Earlier this week, the D.C. Circuit Court of Appeals became the latest court to reject EPA’s position that its decision to bar scientists receiving grants from EPA from serving on its advisory panels was not subject to judicial review. The D.C. Circuit went farther than the First Circuit; it went to the merits and found that EPA’s policy was arbitrary and capricious under the Administrative Procedure Act.… More
Monthly Archives: April 2020
SCOTUS Gets One Right: Discharges To Groundwater Require Permits, But Only If They Are the Functional Equivalent of a Direct Discharge to Surface Water
The Supreme Court ruled today that discharges to groundwater are subject to the permitting requirements of the Clean Water Act, but only where the “discharge is the functional equivalent of a direct discharge from the point source into navigable waters.”
I don’t often say this about Supreme Court environmental decisions, but I think that the Court got it exactly right.
The apparent dilemma for the Court was that,… More
Last week, EPA formally revised the cost-benefit analysis for its rule limiting the emissions of hazardous air pollutants from coal-fired power plants. The rule jettisons consideration of so-called “co-benefits,” in this case, the benefits from the reduction in emissions of PM2.5 that result from limits on mercury emissions. The very idea of excluding consideration of co-benefits is just plain incoherent.
I’ve spent my career defending cost-benefit analysis to many of my environmentalist friends. … More
It’s Still Good to Be King; SCOTUS Continues to Interpret CERCLA In Ways Unrecognizable to Practitioners
I have previously discussed how nice it must be for Supreme Court justices to reach judicial decisions from on high, without getting their collective hands dirty worrying about the practical consequences of their decisions. The same has always been true with respect to SCOTUS decisions concerning CERCLA, which has seemed far simpler to SCOTUS than to us poor lawyers who have to actually make it work.
Exhibit A for this argument is the latest SCOTUS Superfund decision. … More
New SMART Program Regulations Double Size of SMART Program to 3,200 MW, Impose Storage Requirement and Make Community Solar and Other Changes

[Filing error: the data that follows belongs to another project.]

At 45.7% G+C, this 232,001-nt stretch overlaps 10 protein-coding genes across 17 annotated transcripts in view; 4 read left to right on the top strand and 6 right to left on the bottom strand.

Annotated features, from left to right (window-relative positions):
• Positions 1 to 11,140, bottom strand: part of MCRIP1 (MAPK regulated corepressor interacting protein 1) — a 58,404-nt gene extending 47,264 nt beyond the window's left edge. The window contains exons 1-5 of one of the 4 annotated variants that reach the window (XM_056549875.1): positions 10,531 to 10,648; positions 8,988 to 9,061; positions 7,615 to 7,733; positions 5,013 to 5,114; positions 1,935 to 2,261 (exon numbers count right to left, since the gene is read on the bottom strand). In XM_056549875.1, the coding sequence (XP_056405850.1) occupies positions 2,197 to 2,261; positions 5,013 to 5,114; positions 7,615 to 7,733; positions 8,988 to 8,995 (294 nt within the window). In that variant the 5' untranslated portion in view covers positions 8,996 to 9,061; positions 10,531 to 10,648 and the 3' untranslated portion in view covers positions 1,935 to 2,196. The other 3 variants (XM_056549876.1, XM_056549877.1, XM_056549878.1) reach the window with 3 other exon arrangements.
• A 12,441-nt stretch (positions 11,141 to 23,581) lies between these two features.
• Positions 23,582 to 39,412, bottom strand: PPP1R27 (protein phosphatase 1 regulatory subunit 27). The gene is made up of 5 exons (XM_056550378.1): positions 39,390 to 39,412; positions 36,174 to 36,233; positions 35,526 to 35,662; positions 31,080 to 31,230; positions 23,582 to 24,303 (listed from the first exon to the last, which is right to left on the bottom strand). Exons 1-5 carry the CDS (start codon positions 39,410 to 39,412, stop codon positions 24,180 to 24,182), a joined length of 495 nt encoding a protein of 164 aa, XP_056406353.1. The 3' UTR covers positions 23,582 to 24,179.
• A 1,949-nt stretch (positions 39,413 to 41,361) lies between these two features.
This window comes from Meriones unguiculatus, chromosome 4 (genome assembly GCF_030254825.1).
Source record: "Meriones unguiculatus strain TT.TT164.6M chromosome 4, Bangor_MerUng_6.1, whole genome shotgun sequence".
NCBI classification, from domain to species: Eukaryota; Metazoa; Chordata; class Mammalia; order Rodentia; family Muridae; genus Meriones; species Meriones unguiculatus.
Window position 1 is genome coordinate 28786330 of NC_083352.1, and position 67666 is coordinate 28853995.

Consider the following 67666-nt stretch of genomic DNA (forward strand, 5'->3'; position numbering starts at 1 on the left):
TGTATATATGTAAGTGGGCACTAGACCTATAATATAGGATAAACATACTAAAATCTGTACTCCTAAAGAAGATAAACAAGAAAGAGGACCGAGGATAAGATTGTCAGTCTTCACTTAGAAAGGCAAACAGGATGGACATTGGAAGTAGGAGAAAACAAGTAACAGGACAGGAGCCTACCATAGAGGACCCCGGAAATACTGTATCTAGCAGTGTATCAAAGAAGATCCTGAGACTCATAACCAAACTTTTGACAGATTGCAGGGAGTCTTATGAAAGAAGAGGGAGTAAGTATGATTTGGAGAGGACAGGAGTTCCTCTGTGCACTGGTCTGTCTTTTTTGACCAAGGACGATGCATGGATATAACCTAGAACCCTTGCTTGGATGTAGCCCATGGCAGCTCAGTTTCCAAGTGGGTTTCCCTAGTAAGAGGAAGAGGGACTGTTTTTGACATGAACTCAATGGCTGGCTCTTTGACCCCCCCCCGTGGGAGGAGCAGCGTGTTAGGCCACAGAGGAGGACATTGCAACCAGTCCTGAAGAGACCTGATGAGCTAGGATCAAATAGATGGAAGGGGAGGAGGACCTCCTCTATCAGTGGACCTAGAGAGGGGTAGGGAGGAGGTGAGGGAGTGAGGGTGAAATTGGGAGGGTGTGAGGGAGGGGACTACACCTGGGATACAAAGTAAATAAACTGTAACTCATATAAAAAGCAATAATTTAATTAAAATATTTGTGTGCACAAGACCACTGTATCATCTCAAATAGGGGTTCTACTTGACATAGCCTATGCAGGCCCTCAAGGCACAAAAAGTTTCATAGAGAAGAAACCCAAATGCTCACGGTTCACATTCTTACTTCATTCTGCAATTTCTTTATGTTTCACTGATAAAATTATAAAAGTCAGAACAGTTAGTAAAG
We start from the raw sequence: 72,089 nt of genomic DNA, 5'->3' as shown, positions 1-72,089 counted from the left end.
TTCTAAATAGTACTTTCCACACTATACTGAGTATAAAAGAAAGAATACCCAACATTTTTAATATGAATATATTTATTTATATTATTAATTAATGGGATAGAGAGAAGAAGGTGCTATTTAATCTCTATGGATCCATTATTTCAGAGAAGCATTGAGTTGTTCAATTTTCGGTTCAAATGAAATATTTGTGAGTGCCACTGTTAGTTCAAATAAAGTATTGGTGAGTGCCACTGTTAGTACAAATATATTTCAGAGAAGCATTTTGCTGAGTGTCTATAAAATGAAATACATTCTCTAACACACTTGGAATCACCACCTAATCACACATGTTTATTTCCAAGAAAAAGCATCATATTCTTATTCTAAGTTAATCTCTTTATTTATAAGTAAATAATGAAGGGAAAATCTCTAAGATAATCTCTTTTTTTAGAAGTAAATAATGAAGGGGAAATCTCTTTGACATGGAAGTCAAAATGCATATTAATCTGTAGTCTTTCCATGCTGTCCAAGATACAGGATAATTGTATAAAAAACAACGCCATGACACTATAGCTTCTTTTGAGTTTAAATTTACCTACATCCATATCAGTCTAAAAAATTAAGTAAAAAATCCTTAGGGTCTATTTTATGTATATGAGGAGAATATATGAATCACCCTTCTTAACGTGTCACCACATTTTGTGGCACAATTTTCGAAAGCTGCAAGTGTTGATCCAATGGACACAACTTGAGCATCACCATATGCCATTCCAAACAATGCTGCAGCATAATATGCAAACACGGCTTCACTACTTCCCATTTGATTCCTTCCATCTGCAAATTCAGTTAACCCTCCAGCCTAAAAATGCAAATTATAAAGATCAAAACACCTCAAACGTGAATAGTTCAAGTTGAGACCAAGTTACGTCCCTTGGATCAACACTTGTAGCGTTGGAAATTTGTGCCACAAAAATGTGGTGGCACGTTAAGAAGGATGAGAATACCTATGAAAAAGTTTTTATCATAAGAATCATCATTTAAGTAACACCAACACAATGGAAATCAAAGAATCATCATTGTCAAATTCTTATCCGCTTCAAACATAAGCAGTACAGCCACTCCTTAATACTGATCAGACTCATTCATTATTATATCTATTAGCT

by Adam Wade and Ethan Severance
On April 14, 2020, the Massachusetts Department of Energy Resources (“DOER”) filed emergency regulations for the Solar Massachusetts Renewable Target (“SMART”) Program. A redline showing the additions to 225 CMR 20 is available here: MA DOER 225 CMR 20 Emergency Regulations 4.15.20. As emergency regulations, these changes went into effect Wednesday, April 16, 2020. DOER plans to hold a virtual public hearing on the new regulations on May 22,… More
After more than three years of ignoring science whenever it does not support this Administration’s preferred outcomes, the issue of the future of science in environmental regulation has now been well and truly joined. Yesterday, Administrator Wheeler, disagreeing with the recommendation of EPA’s own staff, announced that EPA is proposing to retain the current National Ambient Air Quality Standard for PM2.5 of 12 ug/m3, notwithstanding substantial evidence that PM2.5 poses significant risks even below 10 ug/m3. … More
As I was reading the latest statistics regarding the spread of COVID-19, I became frustrated. My frustration stemmed not just from the fact that we are unprepared despite repeated warnings, but also from the way our elected officials and their teams present (and the media reports) the data. Having practiced environmental law for over thirty years and observed countless instances of data misuse and misinterpretation, I am not surprised, but I am disappointed.… More
In another (shocking) piece of good news from the Trump Administration, the Fish & Wildlife Service last week announced a major agreement for the recovery of the monarch butterfly. The agreement will be implemented by the University of Illinois – Chicago and will involve the participation of dozens of companies in the energy and transportation sectors.
I hope that I am not struck down for saying this, but EPA’s guidance on doing remedial work during the COVID-19 emergency is reasonable and appropriate. At the risk of oversimplifying, it basically has two requirements:
- Consider the benefits to be obtained by performing the work, and prioritize work intended to eliminate or abate serious hazards that are imminent, such as immediate risks to indoor air or drinking water supplies;…
Just a straightforward informational post. MassDEP has issued a concise, helpful, guidance on performing response actions during COVID-19. Here are the highlights:
- All release notifications are still required within MCP deadlines.
- MassDEP is still taking oral notice of Immediate Response Actions and issuing oral approvals. It is still reviewing written IRA plans. If MassDEP does not respond to a within plan 21 days,…
Last week, I discussed the Administration’s guidance concerning the exercise of its enforcement discretion during the COVID-19 pandemic. Now comes evidence that the guidance may actually be self-defeating. While the administration is – understandably – trying to cut regulated industries some slack while they are trying to deal with COVID-19, it turns out that exposure to PM2.5 has a significant impact on the COVID-19 death rate.… More
EPA and the NHTSA have finally released Part 2 of the Safer Affordable Fuel-Efficient (SAFE) Vehicle Rule. Most readers will know that Part 1 of the SAFE rule revoked California’s waiver authorizing it to impose more stringent mileage standards. Part 2 substantially rolls back the federal fuel-efficiency standards promulgated by the Obama Administration.